Clay Pell offers vision for the state, Block IslandVisits the island
Clay Pell is no stranger to Block Island.
He spent summers in Newport with his grandfather, the late Senator Claiborne Pell, and often visited Block Island. Pell visited the island with his father, Herbert Claiborne Pell III, too; it was the last trip they took together before his father passed away. Most recently, Pell proposed to his wife, Olympic figure skater Michelle Kwan, on the island. The couple married in Providence in 2013. On Monday, July 21, the 32-year old gubernatorial hopeful, a Democrat, found himself on the island once again, though the goal this time was a dialogue with constituents.
“I’m very happy to be here on Block Island,” Pell said when he stopped by The Times’ office. “It’s a place that’s very important to me, personally, and it’s an important asset for the state, and I think that it deserves attention and focus.”
Pell’s no stranger, either, to the ins and outs of the U.S. government. He attended Harvard and law school at George Washington University and then joined the Coast Guard, serving as both an officer and a prosecutor. He also served as the director for strategic planning on President Obama’s national security team and was then appointed deputy assistant secretary of the Department of Education.
In recent years, he said, Rhode Island has fallen many rungs on the economic and political ladders. Pell sees these problems, but feels that there’s hope and potential for the faltering state. He outlines tactics to deal with every major issue, from poverty and gender inequality to green energy.
“I’ve seen it my whole life as a place of promise,” Pell said. “I believe that the economic challenges that the state faces are a consequence of ignoring areas of natural strength.”
Some of these “natural, competitive advantages,” Pell said, include the long-ignored maritime economy, as well as the state’s creative economy. Tourism initiatives, too, need to be pursued in a “more ambitious and comprehensive way,” Pell said, across the whole state. And, especially relevant to Block Island, Pell believes that investment in all types of infrastructure reform, including broadband capabilities, is crucial.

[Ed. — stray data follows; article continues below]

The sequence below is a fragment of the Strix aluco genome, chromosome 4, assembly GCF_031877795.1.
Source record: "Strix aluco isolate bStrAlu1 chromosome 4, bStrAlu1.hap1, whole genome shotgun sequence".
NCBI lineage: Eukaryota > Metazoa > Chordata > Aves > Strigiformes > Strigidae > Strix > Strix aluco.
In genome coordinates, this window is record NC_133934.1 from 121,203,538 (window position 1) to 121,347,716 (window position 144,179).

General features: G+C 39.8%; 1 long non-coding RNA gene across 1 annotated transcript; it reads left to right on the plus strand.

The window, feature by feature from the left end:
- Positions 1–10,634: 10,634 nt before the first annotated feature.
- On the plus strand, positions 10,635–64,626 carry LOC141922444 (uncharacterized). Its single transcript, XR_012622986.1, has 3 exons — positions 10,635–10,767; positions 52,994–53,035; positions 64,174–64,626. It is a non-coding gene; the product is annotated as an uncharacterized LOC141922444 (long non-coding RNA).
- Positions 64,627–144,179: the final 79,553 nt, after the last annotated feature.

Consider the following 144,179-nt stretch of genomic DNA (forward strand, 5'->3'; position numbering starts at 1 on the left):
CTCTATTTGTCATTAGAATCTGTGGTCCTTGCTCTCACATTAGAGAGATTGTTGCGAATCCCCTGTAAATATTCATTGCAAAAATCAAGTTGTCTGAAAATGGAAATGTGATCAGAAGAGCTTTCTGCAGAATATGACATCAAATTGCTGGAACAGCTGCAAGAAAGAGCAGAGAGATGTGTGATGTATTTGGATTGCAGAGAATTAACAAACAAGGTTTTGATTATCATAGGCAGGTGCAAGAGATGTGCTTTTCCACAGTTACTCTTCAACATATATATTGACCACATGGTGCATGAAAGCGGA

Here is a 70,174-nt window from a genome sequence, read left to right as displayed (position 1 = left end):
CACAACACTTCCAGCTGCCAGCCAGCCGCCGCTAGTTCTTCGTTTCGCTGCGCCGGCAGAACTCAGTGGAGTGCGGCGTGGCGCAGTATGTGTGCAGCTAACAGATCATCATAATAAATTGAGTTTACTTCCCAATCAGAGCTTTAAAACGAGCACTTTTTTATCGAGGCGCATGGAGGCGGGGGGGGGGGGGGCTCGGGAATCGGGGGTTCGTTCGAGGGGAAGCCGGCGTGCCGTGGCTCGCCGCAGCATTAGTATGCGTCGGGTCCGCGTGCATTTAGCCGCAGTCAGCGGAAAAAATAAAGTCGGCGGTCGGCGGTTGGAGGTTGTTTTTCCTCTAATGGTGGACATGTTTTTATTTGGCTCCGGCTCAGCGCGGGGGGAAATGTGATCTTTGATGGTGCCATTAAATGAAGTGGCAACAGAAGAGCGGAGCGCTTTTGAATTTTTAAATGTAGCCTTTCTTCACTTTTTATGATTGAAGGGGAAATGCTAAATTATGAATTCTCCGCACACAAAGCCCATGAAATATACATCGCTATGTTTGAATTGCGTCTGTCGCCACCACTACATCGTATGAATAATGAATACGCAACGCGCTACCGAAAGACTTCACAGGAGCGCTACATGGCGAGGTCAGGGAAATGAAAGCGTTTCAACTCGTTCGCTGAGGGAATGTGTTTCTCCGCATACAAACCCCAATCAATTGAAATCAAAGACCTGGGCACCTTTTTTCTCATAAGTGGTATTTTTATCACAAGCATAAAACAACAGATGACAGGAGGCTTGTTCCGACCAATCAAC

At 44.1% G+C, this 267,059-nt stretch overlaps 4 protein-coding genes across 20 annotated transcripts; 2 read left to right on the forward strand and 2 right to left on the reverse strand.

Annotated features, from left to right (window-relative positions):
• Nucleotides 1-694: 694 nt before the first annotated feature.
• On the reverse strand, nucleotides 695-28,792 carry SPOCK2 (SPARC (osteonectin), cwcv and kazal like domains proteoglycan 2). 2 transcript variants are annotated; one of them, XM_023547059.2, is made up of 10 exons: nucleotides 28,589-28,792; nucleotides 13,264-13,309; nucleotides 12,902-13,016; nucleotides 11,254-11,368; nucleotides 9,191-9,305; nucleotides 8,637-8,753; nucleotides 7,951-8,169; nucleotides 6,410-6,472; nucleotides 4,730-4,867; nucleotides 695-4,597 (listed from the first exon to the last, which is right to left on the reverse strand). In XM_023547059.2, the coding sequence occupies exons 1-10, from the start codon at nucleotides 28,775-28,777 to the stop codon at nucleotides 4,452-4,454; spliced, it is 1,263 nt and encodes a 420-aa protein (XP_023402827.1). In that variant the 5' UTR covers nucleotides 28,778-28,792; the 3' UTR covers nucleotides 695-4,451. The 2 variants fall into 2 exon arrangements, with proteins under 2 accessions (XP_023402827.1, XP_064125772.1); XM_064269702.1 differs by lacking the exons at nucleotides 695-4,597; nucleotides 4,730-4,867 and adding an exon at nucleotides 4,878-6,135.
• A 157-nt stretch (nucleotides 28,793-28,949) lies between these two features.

In fact, infrastructure is one of the first things Pell plans to tackle if elected.
Once, Pell said, Rhode Island was very economically competitive, because it was “at the intersection of the movement of goods, of people, and of ideas.” Repairing the state infrastructure, Pell said, would help return the state to its former days of prosperity. He’s proposed $200 million in bonding for this purpose.
First and foremost, though, Pell plans to deal with the state’s government integrity, or lack thereof.
“The cronyism of the political system is fundamentally to blame,” Pell said of Rhode Island’s recent climate.
Pell believes that the state needs a new generation of leadership, one whose members are not tied to individual interests or lobbyist dollars. Pell said he does not accept donations from lobbyists or politic action committees and, if elected, he would seek to limit the influence of such donations.
“Rhode Island is a small state, and we’re only going to grow if we look beyond our borders... for a generation, at least, I think Rhode Island has looked very inward,” Pell said.
According to Pell, there’s something to be said, too, for inter-state coordination. When the doctor’s house on the island was brought up, and the question was raised as to whether the town or the state should handle the issue, Pell said it’s the state’s job to empower cities and towns to deal with problems on a local level. That’s why he wants to increase aid to municipalities, with the expectation that they work together. Pell will be releasing his healthcare plan in a few weeks.
There’s a great deal of potential, Pell said, and he hopes that he can be a part of transforming Rhode Island into an example for the rest of the nation. The state can become a leader, for example, in environmental conservation measures. Pell cited the value of the Oceanography Institute at the University of Rhode Island and the school’s Exploration Center in Bristol. He said that, as the Ocean State, Rhode Island is going to “bear the brunt of climate change.” Through utilizing and enhancing existing resources, the state can become a conservation leader. Though Pell said he wished the handling of the project had been more transparent, he feels that the Deepwater Wind farm is a step in the right direction.
Though there’s potential, Pell has heard tales of unemployment, mortgage payments and hardship from constituents.
“People are really struggling right now,” Pell said. “People don’t feel like they’re being listened to. They feel ignored and they feel forgotten… they’re hungry for a fresh perspective.”
This is where Pell comes in, and why he visited Block Island in the first place. He wants to hear what people have to say and be an accessible, hands-on governor, an advocate for the people of Rhode Island. It’s often too late, Pell said, when problems or complaints reach the governor’s office through government channels.
When the issue of last summer’s Public Utilities Commission and Interstate Navigation rate case arose — in which freight costs rose 34 percent against islanders’ wishes — Pell expressed sympathy for those who felt their voices were not heard.
“I believe having a voice at the table is essential,” he said. “It’s the core part of how our Democratic process needs to be… I believe in listening and making sure that we find a way to stand with working Rhode Islanders.”